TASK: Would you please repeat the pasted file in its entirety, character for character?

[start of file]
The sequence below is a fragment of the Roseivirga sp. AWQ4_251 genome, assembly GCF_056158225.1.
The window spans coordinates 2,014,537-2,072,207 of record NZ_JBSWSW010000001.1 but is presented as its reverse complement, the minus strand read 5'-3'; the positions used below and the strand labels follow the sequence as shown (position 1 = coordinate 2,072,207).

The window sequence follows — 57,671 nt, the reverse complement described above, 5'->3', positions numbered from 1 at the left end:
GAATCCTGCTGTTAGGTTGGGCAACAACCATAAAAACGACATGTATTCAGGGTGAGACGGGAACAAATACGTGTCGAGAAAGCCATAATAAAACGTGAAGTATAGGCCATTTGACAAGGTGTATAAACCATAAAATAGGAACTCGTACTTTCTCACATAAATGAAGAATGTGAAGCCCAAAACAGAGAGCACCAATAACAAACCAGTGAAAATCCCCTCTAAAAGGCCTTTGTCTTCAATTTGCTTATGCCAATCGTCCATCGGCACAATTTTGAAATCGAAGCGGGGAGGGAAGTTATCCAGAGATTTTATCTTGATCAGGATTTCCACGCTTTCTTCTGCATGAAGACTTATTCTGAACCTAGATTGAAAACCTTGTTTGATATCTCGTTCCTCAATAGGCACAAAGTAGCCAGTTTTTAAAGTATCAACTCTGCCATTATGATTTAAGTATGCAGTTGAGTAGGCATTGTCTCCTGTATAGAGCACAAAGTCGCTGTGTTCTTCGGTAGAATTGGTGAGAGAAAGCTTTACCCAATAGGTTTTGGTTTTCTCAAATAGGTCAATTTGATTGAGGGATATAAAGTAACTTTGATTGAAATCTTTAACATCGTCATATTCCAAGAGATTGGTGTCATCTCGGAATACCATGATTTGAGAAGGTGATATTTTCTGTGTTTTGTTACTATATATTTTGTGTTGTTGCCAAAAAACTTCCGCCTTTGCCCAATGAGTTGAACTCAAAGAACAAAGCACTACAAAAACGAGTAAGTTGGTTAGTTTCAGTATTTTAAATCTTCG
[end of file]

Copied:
The sequence below is a fragment of the Roseivirga sp. AWQ4_251 genome, assembly GCF_056158225.1.
The window spans coordinates 2,014,537-2,072,207 of record NZ_JBSWSW010000001.1 but is presented as its reverse complement, the minus strand read 5'-3'; the positions used below and the strand labels follow the sequence as shown (position 1 = coordinate 2,072,207).

The window sequence follows — 57,671 nt, the reverse complement described above, 5'->3', positions numbered from 1 at the left end:
GAATCCTGCTGTTAGGTTGGGCAACAACCATAAAAACGACATGTATTCAGGGTGAGACGGGAACAAATACGTGTCGAGAAAGCCATAATAAAACGTGAAGTATAGGCCATTTGACAAGGTGTATAAACCATAAAATAGGAACTCGTACTTTCTCACATAAATGAAGAATGTGAAGCCCAAAACAGAGAGCACCAATAACAAACCAGTGAAAATCCCCTCTAAAAGGCCTTTGTCTTCAATTTGCTTATGCCAATCGTCCATCGGCACAATTTTGAAATCGAAGCGGGGAGGGAAGTTATCCAGAGATTTTATCTTGATCAGGATTTCCACGCTTTCTTCTGCATGAAGACTTATTCTGAACCTAGATTGAAAACCTTGTTTGATATCTCGTTCCTCAATAGGCACAAAGTAGCCAGTTTTTAAAGTATCAACTCTGCCATTATGATTTAAGTATGCAGTTGAGTAGGCATTGTCTCCTGTATAGAGCACAAAGTCGCTGTGTTCTTCGGTAGAATTGGTGAGAGAAAGCTTTACCCAATAGGTTTTGGTTTTCTCAAATAGGTCAATTTGATTGAGGGATATAAAGTAACTTTGATTGAAATCTTTAACATCGTCATATTCCAAGAGATTGGTGTCATCTCGGAATACCATGATTTGAGAAGGTGATATTTTCTGTGTTTTGTTACTATATATTTTGTGTTGTTGCCAAAAAACTTCCGCCTTTGCCCAATGAGTTGAACTCAAAGAACAAAGCACTACAAAAACGAGTAAGTTGGTTAGTTTCAGTATTTTAAATCTTCG